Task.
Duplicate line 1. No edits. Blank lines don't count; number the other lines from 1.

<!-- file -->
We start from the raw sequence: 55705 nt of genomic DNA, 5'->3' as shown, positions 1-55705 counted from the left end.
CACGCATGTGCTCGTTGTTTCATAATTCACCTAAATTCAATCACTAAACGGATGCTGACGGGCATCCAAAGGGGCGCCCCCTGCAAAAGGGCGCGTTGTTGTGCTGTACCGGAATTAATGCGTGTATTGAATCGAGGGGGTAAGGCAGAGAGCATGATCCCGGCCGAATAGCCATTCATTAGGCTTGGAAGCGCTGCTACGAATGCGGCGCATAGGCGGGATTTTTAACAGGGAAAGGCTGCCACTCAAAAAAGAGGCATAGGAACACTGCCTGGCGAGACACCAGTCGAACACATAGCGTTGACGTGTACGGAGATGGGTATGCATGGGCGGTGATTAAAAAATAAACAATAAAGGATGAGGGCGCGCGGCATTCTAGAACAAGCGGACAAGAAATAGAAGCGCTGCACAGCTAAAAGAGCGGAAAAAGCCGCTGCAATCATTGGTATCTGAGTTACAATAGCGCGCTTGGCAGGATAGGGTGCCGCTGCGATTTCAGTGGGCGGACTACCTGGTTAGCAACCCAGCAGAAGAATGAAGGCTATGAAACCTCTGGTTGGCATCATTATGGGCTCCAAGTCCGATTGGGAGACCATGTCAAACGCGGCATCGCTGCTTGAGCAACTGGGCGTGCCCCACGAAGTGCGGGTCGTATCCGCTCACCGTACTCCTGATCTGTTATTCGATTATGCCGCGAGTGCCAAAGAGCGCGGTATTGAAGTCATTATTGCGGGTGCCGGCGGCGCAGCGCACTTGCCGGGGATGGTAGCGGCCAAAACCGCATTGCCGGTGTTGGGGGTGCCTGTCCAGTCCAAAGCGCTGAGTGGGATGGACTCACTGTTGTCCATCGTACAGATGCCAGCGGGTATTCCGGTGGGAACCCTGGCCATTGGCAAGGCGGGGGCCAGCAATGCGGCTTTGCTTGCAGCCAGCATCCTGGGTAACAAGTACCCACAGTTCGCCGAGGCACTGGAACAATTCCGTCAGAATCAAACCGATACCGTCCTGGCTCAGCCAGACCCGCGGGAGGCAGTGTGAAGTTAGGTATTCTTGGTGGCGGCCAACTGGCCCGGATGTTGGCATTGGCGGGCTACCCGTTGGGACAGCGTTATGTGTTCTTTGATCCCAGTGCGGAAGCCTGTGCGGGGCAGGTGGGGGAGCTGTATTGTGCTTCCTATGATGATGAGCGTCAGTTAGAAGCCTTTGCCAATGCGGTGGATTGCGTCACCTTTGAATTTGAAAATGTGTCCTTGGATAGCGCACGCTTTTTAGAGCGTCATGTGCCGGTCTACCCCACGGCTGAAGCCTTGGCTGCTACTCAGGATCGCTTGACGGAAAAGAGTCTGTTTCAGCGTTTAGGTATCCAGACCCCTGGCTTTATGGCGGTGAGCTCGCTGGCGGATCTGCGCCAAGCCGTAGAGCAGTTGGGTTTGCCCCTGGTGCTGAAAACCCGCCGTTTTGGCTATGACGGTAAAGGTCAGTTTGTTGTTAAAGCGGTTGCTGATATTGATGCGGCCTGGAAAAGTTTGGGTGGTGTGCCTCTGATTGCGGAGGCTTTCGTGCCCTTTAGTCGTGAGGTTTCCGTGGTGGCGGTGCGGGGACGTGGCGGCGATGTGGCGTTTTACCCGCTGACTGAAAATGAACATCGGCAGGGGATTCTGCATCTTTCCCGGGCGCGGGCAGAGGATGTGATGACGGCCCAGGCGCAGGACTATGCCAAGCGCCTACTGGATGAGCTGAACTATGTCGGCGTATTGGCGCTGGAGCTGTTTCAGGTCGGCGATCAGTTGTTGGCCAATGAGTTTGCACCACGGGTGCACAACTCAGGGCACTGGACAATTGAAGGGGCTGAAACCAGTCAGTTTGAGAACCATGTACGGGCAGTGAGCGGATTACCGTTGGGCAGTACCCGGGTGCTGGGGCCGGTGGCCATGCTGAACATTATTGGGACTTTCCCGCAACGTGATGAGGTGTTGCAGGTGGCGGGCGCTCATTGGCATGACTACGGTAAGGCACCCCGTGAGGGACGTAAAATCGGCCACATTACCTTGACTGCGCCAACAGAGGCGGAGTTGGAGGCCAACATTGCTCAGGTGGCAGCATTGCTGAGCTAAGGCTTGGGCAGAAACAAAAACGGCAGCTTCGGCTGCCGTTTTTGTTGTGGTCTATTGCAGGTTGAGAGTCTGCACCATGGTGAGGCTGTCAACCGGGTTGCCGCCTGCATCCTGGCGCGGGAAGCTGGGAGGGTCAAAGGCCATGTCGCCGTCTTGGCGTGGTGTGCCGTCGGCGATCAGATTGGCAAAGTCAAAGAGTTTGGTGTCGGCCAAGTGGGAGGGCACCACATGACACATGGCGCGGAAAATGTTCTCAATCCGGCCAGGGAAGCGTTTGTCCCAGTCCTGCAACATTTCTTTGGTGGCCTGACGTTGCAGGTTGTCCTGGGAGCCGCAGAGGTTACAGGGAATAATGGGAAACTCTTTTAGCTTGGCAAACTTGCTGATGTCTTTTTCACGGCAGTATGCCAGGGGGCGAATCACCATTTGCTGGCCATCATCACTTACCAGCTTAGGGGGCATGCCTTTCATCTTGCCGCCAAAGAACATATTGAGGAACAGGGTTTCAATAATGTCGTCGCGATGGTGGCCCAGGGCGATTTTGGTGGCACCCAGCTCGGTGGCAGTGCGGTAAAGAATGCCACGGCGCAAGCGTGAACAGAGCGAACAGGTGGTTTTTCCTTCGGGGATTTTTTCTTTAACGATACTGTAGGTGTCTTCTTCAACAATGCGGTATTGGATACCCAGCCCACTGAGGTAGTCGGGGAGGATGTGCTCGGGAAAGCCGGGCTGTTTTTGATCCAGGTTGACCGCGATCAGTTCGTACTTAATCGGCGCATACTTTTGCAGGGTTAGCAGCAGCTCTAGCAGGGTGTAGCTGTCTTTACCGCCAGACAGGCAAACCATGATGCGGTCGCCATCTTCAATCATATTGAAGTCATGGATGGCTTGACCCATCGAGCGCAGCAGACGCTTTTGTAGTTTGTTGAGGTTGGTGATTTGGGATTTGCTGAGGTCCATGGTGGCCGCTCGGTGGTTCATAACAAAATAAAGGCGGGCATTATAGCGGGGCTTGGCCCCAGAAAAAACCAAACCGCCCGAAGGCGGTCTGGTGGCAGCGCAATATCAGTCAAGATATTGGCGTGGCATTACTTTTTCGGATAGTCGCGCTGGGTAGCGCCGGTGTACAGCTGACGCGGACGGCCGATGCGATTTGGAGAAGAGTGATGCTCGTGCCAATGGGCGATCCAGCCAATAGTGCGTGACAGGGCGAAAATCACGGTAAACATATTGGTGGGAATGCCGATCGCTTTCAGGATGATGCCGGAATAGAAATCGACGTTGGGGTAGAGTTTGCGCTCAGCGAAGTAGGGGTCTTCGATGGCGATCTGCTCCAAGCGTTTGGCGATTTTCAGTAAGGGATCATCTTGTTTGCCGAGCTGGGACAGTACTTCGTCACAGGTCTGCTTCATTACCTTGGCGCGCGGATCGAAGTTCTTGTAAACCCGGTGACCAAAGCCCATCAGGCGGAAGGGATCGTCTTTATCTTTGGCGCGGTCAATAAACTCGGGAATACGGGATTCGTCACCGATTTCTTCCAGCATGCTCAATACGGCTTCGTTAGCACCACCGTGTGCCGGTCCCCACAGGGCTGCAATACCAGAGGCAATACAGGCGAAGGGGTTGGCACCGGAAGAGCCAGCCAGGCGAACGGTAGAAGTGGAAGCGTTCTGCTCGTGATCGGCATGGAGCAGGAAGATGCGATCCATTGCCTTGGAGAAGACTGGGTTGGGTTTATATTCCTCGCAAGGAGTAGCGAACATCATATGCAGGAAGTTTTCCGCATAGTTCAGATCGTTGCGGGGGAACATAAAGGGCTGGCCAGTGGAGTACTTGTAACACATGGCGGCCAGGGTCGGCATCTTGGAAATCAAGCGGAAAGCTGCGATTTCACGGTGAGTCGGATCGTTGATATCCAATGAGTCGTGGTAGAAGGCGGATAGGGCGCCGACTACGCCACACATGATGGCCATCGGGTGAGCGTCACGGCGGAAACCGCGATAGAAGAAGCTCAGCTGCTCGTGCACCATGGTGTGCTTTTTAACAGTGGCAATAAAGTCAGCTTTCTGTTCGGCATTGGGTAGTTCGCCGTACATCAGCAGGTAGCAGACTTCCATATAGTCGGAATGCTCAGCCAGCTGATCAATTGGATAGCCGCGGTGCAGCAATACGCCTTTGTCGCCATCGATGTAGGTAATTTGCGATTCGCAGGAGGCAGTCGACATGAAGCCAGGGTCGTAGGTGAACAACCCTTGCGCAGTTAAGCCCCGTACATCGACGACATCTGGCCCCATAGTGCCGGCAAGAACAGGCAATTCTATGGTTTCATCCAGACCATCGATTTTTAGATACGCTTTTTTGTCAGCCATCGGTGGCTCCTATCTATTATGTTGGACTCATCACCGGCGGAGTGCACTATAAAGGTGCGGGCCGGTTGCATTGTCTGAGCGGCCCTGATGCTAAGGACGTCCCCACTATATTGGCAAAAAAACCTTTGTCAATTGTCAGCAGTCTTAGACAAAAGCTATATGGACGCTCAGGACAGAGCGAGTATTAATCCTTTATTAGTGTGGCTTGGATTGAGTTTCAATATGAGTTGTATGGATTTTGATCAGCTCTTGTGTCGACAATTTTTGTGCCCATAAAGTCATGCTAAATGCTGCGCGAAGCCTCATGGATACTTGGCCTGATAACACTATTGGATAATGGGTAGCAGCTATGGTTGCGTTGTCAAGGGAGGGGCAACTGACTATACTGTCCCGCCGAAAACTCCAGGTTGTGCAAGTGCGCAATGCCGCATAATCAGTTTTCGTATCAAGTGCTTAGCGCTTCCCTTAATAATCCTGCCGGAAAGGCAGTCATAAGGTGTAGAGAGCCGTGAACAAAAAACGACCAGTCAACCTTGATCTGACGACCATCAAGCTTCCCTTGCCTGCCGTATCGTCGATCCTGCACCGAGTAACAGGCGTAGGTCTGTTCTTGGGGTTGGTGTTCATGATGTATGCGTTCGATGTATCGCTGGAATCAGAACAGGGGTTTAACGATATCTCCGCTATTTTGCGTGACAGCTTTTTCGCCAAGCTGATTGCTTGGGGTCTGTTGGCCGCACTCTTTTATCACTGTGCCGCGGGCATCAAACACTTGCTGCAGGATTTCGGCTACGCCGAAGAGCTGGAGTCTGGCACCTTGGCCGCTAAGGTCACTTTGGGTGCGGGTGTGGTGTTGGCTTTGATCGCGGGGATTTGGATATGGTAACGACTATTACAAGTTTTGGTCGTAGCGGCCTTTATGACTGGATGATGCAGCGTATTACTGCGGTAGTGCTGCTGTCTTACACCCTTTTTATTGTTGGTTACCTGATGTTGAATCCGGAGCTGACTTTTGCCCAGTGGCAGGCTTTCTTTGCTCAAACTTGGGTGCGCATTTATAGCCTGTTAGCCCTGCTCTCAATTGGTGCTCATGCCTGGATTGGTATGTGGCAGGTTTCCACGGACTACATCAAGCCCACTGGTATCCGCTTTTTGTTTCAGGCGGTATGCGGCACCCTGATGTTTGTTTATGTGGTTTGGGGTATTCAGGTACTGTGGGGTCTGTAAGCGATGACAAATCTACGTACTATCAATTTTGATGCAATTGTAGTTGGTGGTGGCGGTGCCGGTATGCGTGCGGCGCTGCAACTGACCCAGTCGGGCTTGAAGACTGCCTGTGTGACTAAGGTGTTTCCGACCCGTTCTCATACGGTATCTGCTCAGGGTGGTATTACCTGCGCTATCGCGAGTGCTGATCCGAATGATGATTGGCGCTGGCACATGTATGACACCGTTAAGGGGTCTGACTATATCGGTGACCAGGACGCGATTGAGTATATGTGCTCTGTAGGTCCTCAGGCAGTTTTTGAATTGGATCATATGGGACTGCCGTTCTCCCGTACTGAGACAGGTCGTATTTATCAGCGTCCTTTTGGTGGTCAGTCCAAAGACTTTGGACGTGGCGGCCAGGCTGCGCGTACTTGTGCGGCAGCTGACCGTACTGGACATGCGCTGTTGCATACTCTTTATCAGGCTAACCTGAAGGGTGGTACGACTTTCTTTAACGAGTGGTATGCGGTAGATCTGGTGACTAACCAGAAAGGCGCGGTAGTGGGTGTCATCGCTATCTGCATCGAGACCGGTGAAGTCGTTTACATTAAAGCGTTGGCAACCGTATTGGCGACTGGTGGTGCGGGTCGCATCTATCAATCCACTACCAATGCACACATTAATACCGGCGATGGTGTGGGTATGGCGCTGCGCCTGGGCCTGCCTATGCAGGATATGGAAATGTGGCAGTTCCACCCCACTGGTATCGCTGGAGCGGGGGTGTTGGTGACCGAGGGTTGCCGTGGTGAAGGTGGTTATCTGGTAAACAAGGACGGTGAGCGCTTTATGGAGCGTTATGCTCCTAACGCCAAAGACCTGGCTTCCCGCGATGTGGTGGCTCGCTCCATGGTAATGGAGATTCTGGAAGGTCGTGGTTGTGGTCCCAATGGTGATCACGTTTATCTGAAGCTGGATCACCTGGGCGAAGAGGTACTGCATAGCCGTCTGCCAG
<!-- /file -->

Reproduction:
We start from the raw sequence: 55705 nt of genomic DNA, 5'->3' as shown, positions 1-55705 counted from the left end.